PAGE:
Oil Leak, Recession Hit Virginia Shellfish

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The recession and the gulf oil leak have hit Virginia's shellfish industry at a sensitive time.

The recession cost Virginia clam growers about $6 million -- sales dropped by 20 percent since last year.

Oyster growing, though, is still a very small industry in Virginia, and because it's so small it was able to actually expand during the recession by about 26 percent. But then came the gulf oil leak.

"It's a tipping point for the industry," said Tom Murray, a marine business specialist with Virginia Institute of Marine Science.

He said a lot of the Virginia oyster industry depends on processing oysters from the Gulf.

So while Virginia is trying to expand and start growing its own oysters, it's losing out to the tune of $30 million and hundreds of jobs because the supply from the Gulf has dried up.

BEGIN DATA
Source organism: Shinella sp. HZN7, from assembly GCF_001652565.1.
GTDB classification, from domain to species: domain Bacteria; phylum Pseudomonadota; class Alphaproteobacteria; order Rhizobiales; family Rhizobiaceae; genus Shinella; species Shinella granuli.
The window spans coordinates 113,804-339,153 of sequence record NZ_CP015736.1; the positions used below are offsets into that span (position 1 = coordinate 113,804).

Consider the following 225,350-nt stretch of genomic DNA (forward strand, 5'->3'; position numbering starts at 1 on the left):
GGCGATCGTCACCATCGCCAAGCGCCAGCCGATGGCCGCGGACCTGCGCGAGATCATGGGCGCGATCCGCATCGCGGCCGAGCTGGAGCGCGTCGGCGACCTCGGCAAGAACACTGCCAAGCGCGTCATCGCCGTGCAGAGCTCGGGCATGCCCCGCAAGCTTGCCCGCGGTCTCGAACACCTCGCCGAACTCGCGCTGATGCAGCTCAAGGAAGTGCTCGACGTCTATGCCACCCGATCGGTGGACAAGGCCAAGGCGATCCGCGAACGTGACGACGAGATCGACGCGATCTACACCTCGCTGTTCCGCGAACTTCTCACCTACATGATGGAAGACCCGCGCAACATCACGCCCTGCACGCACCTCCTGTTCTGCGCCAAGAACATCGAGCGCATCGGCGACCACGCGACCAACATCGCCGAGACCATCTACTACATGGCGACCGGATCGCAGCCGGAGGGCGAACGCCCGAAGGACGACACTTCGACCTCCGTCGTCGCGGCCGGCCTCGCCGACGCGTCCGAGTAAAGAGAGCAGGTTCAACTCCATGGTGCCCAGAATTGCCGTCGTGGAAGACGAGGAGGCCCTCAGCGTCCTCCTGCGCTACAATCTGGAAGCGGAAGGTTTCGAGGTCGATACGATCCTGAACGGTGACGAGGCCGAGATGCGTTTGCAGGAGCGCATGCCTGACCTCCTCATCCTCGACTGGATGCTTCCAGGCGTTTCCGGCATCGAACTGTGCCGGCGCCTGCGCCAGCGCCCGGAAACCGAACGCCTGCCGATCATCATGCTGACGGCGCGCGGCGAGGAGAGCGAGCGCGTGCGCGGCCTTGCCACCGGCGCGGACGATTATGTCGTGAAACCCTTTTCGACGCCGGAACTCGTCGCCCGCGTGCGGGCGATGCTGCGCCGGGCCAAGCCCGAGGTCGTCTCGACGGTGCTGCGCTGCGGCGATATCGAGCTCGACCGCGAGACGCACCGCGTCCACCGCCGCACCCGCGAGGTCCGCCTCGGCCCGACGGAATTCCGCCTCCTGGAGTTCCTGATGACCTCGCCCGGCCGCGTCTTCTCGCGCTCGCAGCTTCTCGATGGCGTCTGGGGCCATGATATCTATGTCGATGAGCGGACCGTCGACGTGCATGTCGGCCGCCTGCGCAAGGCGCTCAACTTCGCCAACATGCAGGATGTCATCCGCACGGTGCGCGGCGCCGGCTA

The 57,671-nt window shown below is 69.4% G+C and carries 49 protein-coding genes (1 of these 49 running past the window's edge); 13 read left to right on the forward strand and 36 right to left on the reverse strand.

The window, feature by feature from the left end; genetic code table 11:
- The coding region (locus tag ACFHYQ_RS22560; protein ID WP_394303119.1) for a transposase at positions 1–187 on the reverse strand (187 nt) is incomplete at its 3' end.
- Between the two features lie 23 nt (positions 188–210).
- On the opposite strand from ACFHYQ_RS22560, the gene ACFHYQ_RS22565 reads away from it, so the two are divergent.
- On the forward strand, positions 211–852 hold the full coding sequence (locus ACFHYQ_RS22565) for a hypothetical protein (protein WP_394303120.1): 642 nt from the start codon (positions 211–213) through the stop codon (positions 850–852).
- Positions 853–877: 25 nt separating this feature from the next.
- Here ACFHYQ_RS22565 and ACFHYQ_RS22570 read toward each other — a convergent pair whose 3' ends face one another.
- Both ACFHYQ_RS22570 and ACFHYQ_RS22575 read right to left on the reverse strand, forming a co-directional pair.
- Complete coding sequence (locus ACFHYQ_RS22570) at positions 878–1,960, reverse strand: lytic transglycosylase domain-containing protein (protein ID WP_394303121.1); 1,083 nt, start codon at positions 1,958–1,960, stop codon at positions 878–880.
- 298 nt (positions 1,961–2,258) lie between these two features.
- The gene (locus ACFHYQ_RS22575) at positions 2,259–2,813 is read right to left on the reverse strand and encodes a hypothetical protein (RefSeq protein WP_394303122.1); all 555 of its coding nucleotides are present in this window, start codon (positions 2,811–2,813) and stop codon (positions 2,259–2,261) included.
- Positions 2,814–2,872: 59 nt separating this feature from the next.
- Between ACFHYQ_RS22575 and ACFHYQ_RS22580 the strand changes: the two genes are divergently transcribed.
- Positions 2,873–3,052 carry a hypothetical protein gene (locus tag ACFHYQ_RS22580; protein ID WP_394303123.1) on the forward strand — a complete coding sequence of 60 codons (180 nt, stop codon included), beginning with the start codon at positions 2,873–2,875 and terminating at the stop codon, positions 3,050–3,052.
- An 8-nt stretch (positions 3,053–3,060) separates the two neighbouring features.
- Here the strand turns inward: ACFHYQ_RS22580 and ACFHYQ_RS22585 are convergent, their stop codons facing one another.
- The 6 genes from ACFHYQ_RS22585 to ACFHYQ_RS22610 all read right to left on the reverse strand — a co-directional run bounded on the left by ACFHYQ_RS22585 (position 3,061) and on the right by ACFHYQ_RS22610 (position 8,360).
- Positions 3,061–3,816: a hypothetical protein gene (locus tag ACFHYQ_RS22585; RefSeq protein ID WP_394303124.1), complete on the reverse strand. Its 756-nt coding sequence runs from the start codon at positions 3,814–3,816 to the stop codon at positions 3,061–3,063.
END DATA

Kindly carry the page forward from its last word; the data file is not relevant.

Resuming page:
"These businesses are in very rural areas of Virginia, so even though the dollars may not sound like a lot, in these communities they're very important," Murray said.

An improving economy should help, Murray said, but he doesn't want to predict how it'll sort out.

A report on the effects of the oil leak on the Virginia Oyster industry can be found here.

A report on the current state of the shellfish industry in Virginia can be found here.

Listen to the complete story at wamu.org

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